'It is my wish that these heroes of the struggle leave the stage now instead of embarrassing themselves by blaming the British for everything from cholera to the opposition.'

Raucous laughter in the corner. I raised my head to see the spreading spittle. I cringe in my chair.

'Darling!' She said.

I am not darling. The Rev is definitely not darling. Given that there were three of us at the table and she had casually tossed the word so that it falls between the Rev and I, more to my side that to the Rev's; I surmised that I had been christened Darling and proceeded to order beers. For all three.

Stage 2. The OOOs have prooooliferated toooo a pooooint where noooormal cooooonversatiooooon has becooooome cumbersooooome, soooo I loooope them ooooooff in a drammatic sunrise!

She brought the beers. Castle for me, Savanna for her, Carlsberg for him.
Raucous laughter inn the corner.

Stage 3. I feel s happy with myself. Everyne has an adequate supply f wrds t use fr everyday transactins. This may lk abnrml t all fr yu bkish English peple, but I have t assure yu that this is nt the time fr bkish English. A set f OOOs sneak int the cnversatn.

'I consider myself to have three parents, one father and two mothers. You see, my mother did really take care of me,' she was saying, 'my aunt raised me since I was a toddler.' 

Three parents, I noted.

'That's why I do not want to be sitting in bars like this. Stale cigarette smoke covers you like a miasmic drape,' he was saying.

I realised that I was the target of both conversations, or comments.

Raucous laughter. By now you know where.

Stage 4. Anoooother set oooooof OOOs enters the scene. I encoooooourage peoooooople to use sign language and any ooooooooooother means oooooooooooof coooooooooommunicatioooooooooooon available. Eventually, I tell everyoooooooooooooooone that they can get their supply oooooooooooooof woooooooooooooooooords ooooooooooooooooooooooooonce a week.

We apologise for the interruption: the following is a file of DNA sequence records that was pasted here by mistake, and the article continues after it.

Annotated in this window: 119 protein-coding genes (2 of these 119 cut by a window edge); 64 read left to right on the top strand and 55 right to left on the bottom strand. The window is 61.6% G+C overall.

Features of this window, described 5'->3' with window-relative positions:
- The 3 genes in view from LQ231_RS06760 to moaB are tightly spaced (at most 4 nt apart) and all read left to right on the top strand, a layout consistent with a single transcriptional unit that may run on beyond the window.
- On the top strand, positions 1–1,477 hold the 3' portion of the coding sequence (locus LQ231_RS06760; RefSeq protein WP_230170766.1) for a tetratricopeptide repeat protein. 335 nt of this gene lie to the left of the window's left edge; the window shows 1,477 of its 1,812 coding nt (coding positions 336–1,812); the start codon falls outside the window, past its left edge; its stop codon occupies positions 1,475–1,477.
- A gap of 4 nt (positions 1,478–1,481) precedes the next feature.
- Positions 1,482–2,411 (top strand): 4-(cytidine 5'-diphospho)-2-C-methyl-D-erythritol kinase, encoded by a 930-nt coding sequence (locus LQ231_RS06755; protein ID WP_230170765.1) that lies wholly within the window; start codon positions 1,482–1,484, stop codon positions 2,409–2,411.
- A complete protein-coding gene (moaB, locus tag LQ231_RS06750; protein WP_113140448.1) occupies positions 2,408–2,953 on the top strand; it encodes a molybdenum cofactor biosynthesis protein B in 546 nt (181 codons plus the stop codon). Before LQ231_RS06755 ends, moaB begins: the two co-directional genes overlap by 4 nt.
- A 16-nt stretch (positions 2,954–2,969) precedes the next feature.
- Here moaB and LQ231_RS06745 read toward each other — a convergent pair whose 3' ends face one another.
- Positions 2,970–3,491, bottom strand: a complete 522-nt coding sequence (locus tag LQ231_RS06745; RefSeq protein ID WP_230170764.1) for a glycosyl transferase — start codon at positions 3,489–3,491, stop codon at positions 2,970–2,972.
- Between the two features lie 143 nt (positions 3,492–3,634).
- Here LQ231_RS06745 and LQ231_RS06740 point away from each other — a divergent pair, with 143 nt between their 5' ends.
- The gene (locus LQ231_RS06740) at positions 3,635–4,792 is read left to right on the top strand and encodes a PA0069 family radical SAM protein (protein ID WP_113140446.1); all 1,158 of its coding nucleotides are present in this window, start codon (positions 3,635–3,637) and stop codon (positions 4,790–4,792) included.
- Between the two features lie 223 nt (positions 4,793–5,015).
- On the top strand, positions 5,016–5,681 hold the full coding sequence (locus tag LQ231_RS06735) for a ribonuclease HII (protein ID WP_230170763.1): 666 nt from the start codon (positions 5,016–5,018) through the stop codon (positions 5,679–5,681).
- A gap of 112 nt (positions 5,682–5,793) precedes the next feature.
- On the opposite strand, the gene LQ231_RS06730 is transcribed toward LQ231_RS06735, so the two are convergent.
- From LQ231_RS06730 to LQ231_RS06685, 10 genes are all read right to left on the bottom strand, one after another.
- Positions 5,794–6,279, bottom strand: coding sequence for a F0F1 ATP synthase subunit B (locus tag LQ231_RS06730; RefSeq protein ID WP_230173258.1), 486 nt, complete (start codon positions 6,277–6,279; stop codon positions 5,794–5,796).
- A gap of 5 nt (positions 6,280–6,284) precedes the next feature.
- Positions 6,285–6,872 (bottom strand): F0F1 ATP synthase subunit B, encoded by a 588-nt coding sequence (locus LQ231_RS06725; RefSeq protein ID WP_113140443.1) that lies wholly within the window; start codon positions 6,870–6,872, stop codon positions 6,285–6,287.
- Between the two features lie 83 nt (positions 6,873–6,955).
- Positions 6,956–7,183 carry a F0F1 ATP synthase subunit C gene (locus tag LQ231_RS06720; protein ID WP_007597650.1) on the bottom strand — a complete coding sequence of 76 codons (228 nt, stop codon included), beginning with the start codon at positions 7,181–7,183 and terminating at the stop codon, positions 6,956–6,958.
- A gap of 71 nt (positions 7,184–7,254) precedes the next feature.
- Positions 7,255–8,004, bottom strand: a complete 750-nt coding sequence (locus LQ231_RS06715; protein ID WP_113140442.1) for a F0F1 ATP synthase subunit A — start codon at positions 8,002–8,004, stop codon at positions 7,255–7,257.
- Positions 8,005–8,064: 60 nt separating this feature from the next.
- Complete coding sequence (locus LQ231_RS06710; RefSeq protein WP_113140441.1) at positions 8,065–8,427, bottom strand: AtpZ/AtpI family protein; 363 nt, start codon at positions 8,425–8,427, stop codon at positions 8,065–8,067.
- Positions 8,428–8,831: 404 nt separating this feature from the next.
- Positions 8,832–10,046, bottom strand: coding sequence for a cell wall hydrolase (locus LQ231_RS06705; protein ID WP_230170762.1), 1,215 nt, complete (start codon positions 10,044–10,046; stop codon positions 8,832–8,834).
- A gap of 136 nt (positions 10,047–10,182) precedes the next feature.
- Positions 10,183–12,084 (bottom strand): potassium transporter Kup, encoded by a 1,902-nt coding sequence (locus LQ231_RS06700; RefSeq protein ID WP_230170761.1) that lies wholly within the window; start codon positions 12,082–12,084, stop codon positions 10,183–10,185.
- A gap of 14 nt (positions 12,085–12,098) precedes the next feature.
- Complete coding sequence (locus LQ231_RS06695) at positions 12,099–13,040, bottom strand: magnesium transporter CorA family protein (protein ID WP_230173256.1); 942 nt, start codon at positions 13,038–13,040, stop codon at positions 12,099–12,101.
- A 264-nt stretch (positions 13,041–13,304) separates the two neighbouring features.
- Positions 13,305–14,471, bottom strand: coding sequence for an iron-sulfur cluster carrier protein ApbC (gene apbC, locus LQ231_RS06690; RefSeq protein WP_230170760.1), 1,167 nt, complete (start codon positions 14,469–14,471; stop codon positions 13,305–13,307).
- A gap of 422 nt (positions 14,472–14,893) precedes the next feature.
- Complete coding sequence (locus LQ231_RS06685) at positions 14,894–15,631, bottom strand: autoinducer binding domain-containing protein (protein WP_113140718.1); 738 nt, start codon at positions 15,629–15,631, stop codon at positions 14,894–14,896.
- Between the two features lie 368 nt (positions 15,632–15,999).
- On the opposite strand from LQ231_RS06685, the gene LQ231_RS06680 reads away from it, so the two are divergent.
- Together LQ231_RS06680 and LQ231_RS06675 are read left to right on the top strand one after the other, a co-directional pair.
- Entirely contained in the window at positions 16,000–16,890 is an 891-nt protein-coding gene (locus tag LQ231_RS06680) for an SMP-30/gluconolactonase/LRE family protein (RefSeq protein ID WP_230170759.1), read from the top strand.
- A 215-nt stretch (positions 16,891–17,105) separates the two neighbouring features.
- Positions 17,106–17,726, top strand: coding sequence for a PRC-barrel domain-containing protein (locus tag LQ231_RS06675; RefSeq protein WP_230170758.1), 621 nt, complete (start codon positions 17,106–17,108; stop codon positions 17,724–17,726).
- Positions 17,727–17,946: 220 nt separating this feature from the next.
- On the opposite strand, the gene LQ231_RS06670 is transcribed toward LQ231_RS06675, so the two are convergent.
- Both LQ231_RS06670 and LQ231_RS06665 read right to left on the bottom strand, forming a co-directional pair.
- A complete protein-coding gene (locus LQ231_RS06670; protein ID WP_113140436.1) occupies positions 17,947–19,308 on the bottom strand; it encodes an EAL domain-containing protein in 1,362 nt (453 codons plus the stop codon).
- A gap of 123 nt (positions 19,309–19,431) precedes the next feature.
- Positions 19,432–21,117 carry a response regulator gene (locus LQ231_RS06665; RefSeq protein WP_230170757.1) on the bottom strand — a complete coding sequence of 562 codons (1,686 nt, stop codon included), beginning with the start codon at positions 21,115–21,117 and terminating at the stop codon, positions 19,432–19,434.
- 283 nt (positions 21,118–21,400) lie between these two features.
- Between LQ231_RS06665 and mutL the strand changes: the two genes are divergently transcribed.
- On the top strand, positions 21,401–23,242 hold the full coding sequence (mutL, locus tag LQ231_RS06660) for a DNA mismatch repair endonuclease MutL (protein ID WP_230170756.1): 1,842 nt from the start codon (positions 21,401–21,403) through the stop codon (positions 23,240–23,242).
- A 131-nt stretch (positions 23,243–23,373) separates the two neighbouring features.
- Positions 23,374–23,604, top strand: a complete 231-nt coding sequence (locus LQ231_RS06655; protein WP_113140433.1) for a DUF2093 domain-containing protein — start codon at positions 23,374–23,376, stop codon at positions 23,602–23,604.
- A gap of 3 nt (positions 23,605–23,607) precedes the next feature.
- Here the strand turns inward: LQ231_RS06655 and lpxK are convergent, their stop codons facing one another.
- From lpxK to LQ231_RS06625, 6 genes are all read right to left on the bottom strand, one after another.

Raucous laughter. 'Darling!'

Darling reached into my pocket, using my hand and extracted some money for the next round. I was getting bit mellow. Her make up was goooood! And the Rev was a companionable fellow.

'I am an admirer of Che Guevara myself. I mean, him and Jesus, and Bob Marley, and Mandela, and Elijah the prophet, and Charles Glass! Revolutionaries, all of them. But Che is in a class of his own.' I heard myself say. I was floating just slightly above myself and was thoroughly bemused by new found eloquence, and er, camaraderie.

I extended my left hand to embrace her.

Raucous laughter in the corner.

I looked at the 'miasmic drape' being dragged by the moving fan.

Stage 5. I looooooooooooooooope ooooooooooooooooooff soooooooooooooooooome OOOs in sunrise 2. And the next sentence lks nice and neat. I tell everyne that the OOOs will never cme back but a set sneaks intoooo the sentence even befoooooore I finish it.

'Darling.' Did we finish our previous order? Never mind, Darling reached into my pocket and took money for the next round. I was trying to tell Darling that I did not get my money from the bank, meaning I will be broke tomorrow. But, I realised that I was now 20 % percent me and 80 % darling. In any case, I knew darling would simply rig the vote in his favour if it ever came to that. 

To be continued....

1 comment:

weblog said...

ha, some words are better used once in an article... i.e. raucuos